With Lt. Richard Cole standing near him in the Oval Office, President Barack Obama signed a measure Friday awarding a congressional gold medal to the 80 American airmen who electrified the nation in 1942 with a daring daylight bombing raid over Tokyo and at least one other Japanese city.

Cole, 98, who grew up in Dayton and is one of four living survivors from the April mission 72 years ago in which 16 medium-ranged B-25 bombers performed a near-technological miracle of taking off from the aircraft carrier Hornet and flying more than 600 miles to drop their bombs.

Cole served as co-pilot to the B-25 flown by squadron commander, Lt. Col. James Doolittle. Hollywood film director John Ford filmed Doolittle’s plane as it roared down the rain-swept decks of the Hornet.

Although the raid did not cause much damage, it was a thundering boost to American morale which had been battered by a series of Japanese victories during the first five months of the war – from the attack on Pearl Harbor to the capture of Wake Island, to the destruction of an Allied fleet off Java, and the surrender of 78,000 American and Filipino troops on Bataan.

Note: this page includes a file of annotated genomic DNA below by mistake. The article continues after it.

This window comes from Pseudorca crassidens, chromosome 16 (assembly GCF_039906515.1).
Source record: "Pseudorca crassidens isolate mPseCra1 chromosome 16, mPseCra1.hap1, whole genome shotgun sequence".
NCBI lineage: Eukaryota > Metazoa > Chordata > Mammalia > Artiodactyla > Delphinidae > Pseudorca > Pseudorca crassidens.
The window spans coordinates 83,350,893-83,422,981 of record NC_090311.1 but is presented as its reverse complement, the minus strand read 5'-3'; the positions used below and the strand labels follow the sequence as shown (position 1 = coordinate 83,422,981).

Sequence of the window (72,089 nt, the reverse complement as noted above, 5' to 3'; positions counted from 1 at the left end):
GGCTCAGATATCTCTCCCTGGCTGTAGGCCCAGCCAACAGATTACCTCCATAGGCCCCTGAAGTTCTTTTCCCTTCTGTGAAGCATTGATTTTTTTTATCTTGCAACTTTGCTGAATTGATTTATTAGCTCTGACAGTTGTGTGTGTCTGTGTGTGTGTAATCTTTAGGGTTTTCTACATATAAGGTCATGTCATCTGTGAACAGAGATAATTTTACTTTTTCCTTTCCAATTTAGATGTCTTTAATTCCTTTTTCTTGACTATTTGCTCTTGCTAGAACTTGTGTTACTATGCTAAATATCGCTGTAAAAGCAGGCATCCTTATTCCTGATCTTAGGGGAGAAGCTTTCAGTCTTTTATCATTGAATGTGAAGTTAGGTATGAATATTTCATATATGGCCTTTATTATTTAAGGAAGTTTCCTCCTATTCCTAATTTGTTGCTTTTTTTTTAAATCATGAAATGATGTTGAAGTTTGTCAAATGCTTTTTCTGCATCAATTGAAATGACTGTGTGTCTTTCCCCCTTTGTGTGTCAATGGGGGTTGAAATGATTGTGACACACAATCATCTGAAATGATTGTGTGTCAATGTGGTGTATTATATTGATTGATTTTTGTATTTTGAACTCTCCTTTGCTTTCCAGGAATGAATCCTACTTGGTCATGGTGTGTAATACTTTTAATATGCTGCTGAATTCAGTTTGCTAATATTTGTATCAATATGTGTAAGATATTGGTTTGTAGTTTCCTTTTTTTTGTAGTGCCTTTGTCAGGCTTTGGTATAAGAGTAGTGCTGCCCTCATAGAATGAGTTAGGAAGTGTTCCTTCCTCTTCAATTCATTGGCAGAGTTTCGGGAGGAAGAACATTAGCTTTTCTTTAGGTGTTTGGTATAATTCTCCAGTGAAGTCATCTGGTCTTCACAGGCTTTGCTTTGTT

One American newspaper reported news of the attack in a headline: “Doolittle Did It.”

One B-25 landed safely in the Soviet Union, while the other 15 crashed in China, although most crew members survived the crashed landings or bailed out, as Cole did. Eight fliers were captured by the Japanese and three were executed.

The White House event was closed to reporters and TV cameras for reasons not explained by Obama’s advisers. A still photograph was released to the Associated Press.

Sen. Sherrod Brown, D-Ohio, who sponsored the bill, attended the signing. Both the House and Senate this week approved the measure awarding the Doolittle fliers a gold medal.

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